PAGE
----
Arts, Culture & Media

Remembering a fearless poet known as 'Iran's Lioness'

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Credit:

Morteza Nikoubazl/Reuters

Iranian poet Simin Behbahani speaks at the "Yes to peace, No to war" conference in Tehran on November 19, 2007.

Iran has lost one of its most beloved poets. Simin Behbahani was known as "Iran's Lioness" for her fearless poems, which led Iran's government to confiscate her passport so she couldn't travel. She was 87 when she died early this morning in Tehran.

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(This story is based on a radio interview. Listen to the full interview.)

"For the last seven decades, she has been the voice — the eloquent, the defiant, the honest voice — of the Iranian people," says Farzaneh Milani, a professor of Persian and Women's Studies at the University of Virginia.

Milani was a close friend of Behbahani's and translated some of the poet's works into English. She says Behbahani was a prodigy who started writing poetry when she was 14 years old.

"Her concerns [have] been social justice, human rights, human dignity and democracy," Milani says. For her, an important aspect of Behbahani's work is "her rejection of any form of violence."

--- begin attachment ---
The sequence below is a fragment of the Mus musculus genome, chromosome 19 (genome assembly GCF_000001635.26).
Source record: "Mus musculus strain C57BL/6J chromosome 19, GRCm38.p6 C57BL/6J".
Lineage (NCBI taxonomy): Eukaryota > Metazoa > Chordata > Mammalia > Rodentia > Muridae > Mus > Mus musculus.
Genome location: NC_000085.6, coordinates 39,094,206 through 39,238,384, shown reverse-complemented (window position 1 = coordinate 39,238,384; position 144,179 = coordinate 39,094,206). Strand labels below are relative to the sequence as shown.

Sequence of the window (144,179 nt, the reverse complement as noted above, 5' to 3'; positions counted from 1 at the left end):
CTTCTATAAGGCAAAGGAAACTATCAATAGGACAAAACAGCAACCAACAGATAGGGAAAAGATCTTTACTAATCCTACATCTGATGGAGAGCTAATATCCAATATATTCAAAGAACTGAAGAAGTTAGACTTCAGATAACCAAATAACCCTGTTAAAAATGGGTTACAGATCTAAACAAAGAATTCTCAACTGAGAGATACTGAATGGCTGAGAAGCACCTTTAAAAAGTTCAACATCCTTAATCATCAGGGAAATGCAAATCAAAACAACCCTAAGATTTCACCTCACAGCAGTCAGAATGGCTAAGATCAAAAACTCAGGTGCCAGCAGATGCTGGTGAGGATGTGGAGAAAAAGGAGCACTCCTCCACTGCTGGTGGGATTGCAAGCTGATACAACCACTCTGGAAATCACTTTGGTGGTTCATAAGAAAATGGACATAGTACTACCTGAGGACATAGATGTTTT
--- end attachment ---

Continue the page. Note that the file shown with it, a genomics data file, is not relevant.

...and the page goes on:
Behbahani's poetry wasn't just popular in Iran. She was nominated twice for the Nobel Prize in literature. And while she never won it, she received numerous other awards for her work.

Her writing also drew the attention of the Iranian government, which confiscated her passport and banned her from travelling outside the country in 2010. President Obama mentioned the ban in a message to the Iranian people in 2011 in which he also recited one of her poems:

"Old, I may be, but given the chance, I will learn.

I will begin a second youth alongside my progeny.

I will recite the Hadith of love of country with such fervor as to make each word bear life."

Milani says Behbahani wasn't intimidated by the government, even after she was prevented from travelling. "She never waited for the right place or the right moment to tell the truth," Milani says. "This was a woman who never sold her soul, who never sold her pen."

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